How About Impeaching the Deep State and Congress Instead? "The first resolution on the impeachment of Pres. [Donald] Trump was introduced Jan. 3, the very day the 116th Congress convened.".

Author:Klein, Kenneth B.

THE DONALD TRUMP presidency has become an interruption to --and a frustration for--those whose loyalties lie with the deep state. It certainly comes as no surprise that the many congressional sufferers of Trump Derangement Syndrome, along with an enabling press and their co-conspirators entrenched in the permanent buracracy, are following a standard strategy for political control: threaten to impeach the president and, in so doing, utterly disgrace and discredit him while stripping him of his powers.

Some have likened Pres. Trump to Andrew Johnson, the first U.S. president to be impeached. Similarities can be drawn easily. Both men share bombastic personalities, found few friends in the press, and developed enemies within their own party. Both also served over a nation divided by partisan politics and wrestling with what direction the country should be headed.

Johnson ascended to the presidency after the assassination of Abraham Lincoln, with the country reeling from Civil War and engaged in bitter debate over the Reconstruction. Trump emerged as a dark horse candidate, winning a bitter election and subsequently presiding over a divided nation split on whether to "Make America Great Again" or succumb to the Left's ever-growing push toward progressive globalism.

The impeachment of Johnson and the threat of impeachment of Trump veil dangerous political power grabs by the Legislative Branch.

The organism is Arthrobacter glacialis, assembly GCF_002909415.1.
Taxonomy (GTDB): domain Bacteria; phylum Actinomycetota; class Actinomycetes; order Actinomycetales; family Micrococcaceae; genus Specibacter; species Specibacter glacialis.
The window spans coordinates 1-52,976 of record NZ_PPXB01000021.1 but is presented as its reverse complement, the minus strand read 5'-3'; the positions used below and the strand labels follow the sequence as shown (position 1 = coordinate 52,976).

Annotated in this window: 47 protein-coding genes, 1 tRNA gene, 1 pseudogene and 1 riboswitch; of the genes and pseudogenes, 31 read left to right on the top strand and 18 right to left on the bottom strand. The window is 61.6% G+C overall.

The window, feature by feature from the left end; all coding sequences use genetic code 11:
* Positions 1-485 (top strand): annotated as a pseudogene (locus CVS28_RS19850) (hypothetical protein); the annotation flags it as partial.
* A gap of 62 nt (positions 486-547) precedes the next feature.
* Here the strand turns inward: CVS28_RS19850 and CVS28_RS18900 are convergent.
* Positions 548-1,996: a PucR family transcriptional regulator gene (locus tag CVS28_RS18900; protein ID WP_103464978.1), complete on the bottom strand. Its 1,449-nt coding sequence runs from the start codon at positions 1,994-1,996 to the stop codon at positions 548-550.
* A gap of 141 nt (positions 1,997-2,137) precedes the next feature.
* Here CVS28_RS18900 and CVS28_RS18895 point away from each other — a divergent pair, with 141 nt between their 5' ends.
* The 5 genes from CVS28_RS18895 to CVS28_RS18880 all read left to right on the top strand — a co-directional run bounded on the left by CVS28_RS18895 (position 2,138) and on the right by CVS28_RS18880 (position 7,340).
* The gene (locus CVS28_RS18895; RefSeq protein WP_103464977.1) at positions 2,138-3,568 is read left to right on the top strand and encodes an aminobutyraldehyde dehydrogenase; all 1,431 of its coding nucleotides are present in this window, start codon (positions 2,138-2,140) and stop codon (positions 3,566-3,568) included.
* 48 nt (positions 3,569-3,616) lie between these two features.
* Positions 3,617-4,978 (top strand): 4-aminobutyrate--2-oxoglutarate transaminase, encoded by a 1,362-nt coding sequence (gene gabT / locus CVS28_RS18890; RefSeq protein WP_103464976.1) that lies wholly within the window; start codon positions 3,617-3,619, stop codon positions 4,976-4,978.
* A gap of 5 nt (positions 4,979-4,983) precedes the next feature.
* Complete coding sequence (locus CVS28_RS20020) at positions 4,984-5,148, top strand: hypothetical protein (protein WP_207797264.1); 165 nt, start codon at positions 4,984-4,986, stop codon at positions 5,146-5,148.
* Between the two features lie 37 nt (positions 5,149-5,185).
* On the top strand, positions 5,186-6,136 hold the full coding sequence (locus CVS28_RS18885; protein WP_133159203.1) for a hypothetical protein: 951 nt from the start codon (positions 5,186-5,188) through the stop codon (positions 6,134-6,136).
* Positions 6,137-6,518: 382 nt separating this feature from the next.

In 1959, historical author Milton Lomask contended that the impeachment of Pres. Johnson not only was about Reconstruction, but something more sinister. In "When Congress Tried to Rule," published in American Heritage magazine, Lomask writes, "The real issue ceased to be who was to control Reconstruction, the Congress, or the Executive. The issue had become who was to control the government."

As Lomask notes, after the 1866 mid-term elections, Johnson's vetoes consistently were overridden by the Radical Republican majority, who essentially replaced his (and Lincoin's) plan for Reconstruction with their own version. "They were looking beyond immediate issues to the reconstruction of the American form of government," Lomask contends. He points to a diary entry by Gideon Welles, both Lincoln's and Johnson's Secretary of the Navy: "It is evident that the Radicals in Congress are in a conspiracy to overthrow not only the President but the government."

Under the leadership of the Radical Republicans, the 39th Congress passed a series of laws aimed at eroding...

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